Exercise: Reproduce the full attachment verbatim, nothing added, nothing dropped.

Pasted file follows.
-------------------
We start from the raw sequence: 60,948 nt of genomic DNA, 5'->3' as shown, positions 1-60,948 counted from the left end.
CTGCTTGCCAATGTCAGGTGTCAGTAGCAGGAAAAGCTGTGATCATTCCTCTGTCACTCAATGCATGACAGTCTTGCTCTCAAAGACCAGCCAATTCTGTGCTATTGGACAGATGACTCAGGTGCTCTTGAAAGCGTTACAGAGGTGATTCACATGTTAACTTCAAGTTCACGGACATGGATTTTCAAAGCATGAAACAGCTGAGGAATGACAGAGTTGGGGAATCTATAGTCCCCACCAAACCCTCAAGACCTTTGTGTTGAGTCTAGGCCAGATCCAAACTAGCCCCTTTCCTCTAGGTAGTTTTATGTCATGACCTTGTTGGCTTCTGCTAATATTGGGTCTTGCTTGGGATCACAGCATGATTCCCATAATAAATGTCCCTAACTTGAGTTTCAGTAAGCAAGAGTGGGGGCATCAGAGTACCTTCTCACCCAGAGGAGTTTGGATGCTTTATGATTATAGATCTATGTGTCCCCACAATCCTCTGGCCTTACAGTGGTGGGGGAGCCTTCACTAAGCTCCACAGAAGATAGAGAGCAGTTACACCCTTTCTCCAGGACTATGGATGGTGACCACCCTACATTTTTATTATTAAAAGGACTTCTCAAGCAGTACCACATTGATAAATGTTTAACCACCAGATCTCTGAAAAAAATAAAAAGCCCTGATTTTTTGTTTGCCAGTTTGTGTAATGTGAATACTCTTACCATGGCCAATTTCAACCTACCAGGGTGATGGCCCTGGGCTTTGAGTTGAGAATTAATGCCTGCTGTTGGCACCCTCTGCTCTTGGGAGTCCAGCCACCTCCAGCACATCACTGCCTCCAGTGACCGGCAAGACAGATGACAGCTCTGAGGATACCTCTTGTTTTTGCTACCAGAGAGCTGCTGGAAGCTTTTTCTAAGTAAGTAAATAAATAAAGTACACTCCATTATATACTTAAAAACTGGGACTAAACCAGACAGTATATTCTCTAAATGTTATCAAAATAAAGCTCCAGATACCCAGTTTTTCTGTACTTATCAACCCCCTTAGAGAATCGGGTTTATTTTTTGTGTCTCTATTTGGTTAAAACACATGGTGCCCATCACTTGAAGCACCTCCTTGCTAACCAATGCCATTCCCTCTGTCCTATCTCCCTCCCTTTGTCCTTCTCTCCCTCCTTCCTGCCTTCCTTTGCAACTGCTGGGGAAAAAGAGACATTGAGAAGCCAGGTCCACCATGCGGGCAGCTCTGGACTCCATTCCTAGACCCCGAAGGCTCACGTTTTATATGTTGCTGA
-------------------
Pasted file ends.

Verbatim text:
We start from the raw sequence: 60,948 nt of genomic DNA, 5'->3' as shown, positions 1-60,948 counted from the left end.
CTGCTTGCCAATGTCAGGTGTCAGTAGCAGGAAAAGCTGTGATCATTCCTCTGTCACTCAATGCATGACAGTCTTGCTCTCAAAGACCAGCCAATTCTGTGCTATTGGACAGATGACTCAGGTGCTCTTGAAAGCGTTACAGAGGTGATTCACATGTTAACTTCAAGTTCACGGACATGGATTTTCAAAGCATGAAACAGCTGAGGAATGACAGAGTTGGGGAATCTATAGTCCCCACCAAACCCTCAAGACCTTTGTGTTGAGTCTAGGCCAGATCCAAACTAGCCCCTTTCCTCTAGGTAGTTTTATGTCATGACCTTGTTGGCTTCTGCTAATATTGGGTCTTGCTTGGGATCACAGCATGATTCCCATAATAAATGTCCCTAACTTGAGTTTCAGTAAGCAAGAGTGGGGGCATCAGAGTACCTTCTCACCCAGAGGAGTTTGGATGCTTTATGATTATAGATCTATGTGTCCCCACAATCCTCTGGCCTTACAGTGGTGGGGGAGCCTTCACTAAGCTCCACAGAAGATAGAGAGCAGTTACACCCTTTCTCCAGGACTATGGATGGTGACCACCCTACATTTTTATTATTAAAAGGACTTCTCAAGCAGTACCACATTGATAAATGTTTAACCACCAGATCTCTGAAAAAAATAAAAAGCCCTGATTTTTTGTTTGCCAGTTTGTGTAATGTGAATACTCTTACCATGGCCAATTTCAACCTACCAGGGTGATGGCCCTGGGCTTTGAGTTGAGAATTAATGCCTGCTGTTGGCACCCTCTGCTCTTGGGAGTCCAGCCACCTCCAGCACATCACTGCCTCCAGTGACCGGCAAGACAGATGACAGCTCTGAGGATACCTCTTGTTTTTGCTACCAGAGAGCTGCTGGAAGCTTTTTCTAAGTAAGTAAATAAATAAAGTACACTCCATTATATACTTAAAAACTGGGACTAAACCAGACAGTATATTCTCTAAATGTTATCAAAATAAAGCTCCAGATACCCAGTTTTTCTGTACTTATCAACCCCCTTAGAGAATCGGGTTTATTTTTTGTGTCTCTATTTGGTTAAAACACATGGTGCCCATCACTTGAAGCACCTCCTTGCTAACCAATGCCATTCCCTCTGTCCTATCTCCCTCCCTTTGTCCTTCTCTCCCTCCTTCCTGCCTTCCTTTGCAACTGCTGGGGAAAAAGAGACATTGAGAAGCCAGGTCCACCATGCGGGCAGCTCTGGACTCCATTCCTAGACCCCGAAGGCTCACGTTTTATATGTTGCTGA